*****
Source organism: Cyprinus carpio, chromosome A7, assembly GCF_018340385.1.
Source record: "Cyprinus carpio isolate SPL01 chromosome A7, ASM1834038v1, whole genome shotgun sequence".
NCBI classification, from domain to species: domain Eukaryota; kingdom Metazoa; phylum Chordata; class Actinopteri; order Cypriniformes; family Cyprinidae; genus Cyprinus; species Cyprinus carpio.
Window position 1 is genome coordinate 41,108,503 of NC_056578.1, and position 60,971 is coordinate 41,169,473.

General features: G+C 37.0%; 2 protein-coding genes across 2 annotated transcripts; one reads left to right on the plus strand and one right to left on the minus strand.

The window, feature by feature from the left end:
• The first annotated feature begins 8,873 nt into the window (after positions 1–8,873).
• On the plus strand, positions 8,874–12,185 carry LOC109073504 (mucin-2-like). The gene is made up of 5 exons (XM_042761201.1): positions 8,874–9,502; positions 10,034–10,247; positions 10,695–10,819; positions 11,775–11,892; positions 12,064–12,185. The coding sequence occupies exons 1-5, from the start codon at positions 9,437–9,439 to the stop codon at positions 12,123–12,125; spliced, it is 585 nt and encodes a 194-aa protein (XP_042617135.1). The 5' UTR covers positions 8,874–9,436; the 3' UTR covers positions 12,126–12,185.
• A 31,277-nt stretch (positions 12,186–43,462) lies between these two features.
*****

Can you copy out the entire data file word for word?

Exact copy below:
Source organism: Cyprinus carpio, chromosome A7, assembly GCF_018340385.1.
Source record: "Cyprinus carpio isolate SPL01 chromosome A7, ASM1834038v1, whole genome shotgun sequence".
NCBI classification, from domain to species: domain Eukaryota; kingdom Metazoa; phylum Chordata; class Actinopteri; order Cypriniformes; family Cyprinidae; genus Cyprinus; species Cyprinus carpio.
Window position 1 is genome coordinate 41,108,503 of NC_056578.1, and position 60,971 is coordinate 41,169,473.

General features: G+C 37.0%; 2 protein-coding genes across 2 annotated transcripts; one reads left to right on the plus strand and one right to left on the minus strand.

The window, feature by feature from the left end:
• The first annotated feature begins 8,873 nt into the window (after positions 1–8,873).
• On the plus strand, positions 8,874–12,185 carry LOC109073504 (mucin-2-like). The gene is made up of 5 exons (XM_042761201.1): positions 8,874–9,502; positions 10,034–10,247; positions 10,695–10,819; positions 11,775–11,892; positions 12,064–12,185. The coding sequence occupies exons 1-5, from the start codon at positions 9,437–9,439 to the stop codon at positions 12,123–12,125; spliced, it is 585 nt and encodes a 194-aa protein (XP_042617135.1). The 5' UTR covers positions 8,874–9,436; the 3' UTR covers positions 12,126–12,185.
• A 31,277-nt stretch (positions 12,186–43,462) lies between these two features.